Don't forget to rate this post down below!
|Tues, Jun 15, 1999 at 11:29:23 (EDT)|
|'I'm off to see the wizard'
|Sandra, below, ends a post with a cheery 'I'm off to see the wizard.' Is she referring to Maharaji, and perhaps a live feed from Montreal? She had just condescended to offer a lengthy explanation of why the term 'leader' is distasteful to her Master. Does she really think the reference to the Wizard of Oz would please him more? I personally do find the Oz reference highly appropriate!! I once came home from work to my little ashram and found that the carpenter-types of the community were busy building a stage in the living room/satsang hall. This was just after a festival and I guess the mood was lingering. Upon completion a few days later, the stage took up almost half of the room. The stage was complete with plush carpeting, an expensive brown armchair, soft pillow for the feet, arti tray and charanumvrit bottle, pictures and musical instruments. Had Rawat actually visited us in person he would have towered above us if he had been able to maneuver past all the
paraphernalia. I remember sitting before this monstrous empty chair and being reminded of the Wizard of Oz. The more I think about it, the more and more the whole Oz story seems a perfect analogy for Rawat's personality cult. Dorothy represents the ignorant human being lost from her true spiritual home. Her three companions represent aspects of her own longing as she is wishing for knowledge, a heart, courage and her true home. She is told that the great Wizard will grace her with fulfillment of all her desires. She goes to receive the blessings but discovers that the great man demands that before the grace can be given she must serve the master by destroying the darkside of her nature as symbolized by the wicked witch of the West. Once she has done this, she finds out that the great wizard is just a front for a short little man with no powers!!! After the little fraud is exposed, the true Higher Self, (as symbolized by Glenda, the good witch of the North), arrives in a ball of light and tells Dorothy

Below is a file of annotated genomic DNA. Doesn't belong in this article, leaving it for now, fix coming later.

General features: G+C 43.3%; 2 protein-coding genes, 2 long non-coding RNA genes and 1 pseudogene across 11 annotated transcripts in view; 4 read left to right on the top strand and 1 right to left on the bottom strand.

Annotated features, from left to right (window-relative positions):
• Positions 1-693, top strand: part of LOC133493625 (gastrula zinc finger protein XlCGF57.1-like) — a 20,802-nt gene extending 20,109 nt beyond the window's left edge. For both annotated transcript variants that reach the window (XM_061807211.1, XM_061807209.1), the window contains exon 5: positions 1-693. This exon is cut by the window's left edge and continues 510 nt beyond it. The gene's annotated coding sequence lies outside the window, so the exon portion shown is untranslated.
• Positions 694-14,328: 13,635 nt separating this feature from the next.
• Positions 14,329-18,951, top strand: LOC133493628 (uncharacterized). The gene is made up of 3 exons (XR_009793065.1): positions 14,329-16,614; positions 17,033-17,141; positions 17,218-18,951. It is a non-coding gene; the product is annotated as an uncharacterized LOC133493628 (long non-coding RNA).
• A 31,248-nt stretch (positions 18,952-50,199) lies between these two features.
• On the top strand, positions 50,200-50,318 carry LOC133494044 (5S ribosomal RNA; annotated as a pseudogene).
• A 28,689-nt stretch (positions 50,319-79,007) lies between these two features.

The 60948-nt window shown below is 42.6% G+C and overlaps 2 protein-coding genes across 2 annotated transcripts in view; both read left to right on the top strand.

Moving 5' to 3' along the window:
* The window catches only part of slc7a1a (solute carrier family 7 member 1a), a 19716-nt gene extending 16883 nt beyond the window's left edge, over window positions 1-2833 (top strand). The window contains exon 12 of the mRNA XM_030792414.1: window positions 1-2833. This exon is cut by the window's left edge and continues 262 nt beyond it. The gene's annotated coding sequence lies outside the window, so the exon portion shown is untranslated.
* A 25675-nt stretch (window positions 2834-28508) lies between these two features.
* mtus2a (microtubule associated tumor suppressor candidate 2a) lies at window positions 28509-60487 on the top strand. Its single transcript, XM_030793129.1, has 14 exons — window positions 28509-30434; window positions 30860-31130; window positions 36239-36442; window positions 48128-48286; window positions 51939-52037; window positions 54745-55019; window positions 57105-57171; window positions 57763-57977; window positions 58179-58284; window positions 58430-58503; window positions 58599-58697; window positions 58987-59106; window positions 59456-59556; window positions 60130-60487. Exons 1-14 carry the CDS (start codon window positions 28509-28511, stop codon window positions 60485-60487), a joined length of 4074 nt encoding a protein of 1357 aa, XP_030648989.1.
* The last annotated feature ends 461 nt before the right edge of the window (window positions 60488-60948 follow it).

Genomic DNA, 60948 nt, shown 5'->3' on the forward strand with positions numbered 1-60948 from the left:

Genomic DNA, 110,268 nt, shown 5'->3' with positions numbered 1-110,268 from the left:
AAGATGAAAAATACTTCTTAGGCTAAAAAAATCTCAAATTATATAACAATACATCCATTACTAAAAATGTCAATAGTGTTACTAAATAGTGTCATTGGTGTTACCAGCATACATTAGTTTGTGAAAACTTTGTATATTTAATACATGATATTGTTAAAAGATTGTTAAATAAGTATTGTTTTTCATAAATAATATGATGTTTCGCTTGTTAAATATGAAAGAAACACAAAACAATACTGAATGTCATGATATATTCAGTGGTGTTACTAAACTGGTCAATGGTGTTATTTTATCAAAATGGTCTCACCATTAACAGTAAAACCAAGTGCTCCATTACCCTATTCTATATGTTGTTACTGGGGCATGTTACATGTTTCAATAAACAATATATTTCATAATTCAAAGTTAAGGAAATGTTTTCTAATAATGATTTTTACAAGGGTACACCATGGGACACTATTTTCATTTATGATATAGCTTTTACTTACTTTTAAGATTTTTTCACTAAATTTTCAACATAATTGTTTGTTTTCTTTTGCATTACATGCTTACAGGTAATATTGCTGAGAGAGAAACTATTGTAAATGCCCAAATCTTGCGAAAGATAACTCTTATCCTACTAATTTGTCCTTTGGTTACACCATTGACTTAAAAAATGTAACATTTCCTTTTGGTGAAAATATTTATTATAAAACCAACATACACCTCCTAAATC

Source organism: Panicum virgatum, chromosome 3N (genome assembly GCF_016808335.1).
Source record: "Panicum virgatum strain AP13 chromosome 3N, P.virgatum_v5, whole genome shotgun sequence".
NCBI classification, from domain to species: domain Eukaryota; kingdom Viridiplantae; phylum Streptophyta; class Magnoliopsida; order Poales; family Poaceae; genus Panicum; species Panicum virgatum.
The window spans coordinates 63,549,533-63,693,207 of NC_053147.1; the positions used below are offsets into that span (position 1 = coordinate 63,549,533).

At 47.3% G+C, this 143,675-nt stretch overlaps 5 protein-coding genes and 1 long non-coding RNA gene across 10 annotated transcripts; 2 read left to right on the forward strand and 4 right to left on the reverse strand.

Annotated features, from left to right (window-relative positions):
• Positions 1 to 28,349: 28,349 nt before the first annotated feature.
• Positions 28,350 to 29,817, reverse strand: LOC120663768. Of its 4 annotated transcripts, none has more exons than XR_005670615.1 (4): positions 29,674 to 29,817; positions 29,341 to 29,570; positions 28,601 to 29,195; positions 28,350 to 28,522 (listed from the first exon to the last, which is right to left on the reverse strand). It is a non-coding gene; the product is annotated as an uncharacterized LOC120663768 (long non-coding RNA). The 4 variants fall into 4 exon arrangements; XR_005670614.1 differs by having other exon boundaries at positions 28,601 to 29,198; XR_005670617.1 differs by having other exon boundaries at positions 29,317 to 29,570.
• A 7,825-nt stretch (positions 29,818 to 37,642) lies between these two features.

and her aspects that she all along has had all the gifts within her: wisdom, love, courage and the power to return to the true home. After the fake Master gets stuck in his stupid balloon, Dorothy clicks her heals and finds her true Self. Moral of the story: drop the guru and use the slippers! I personally don't believe that the ruby-reds of self-knowledge can ever be used until one is ready to renounce the trickery and special effects of the 'non-leader.'|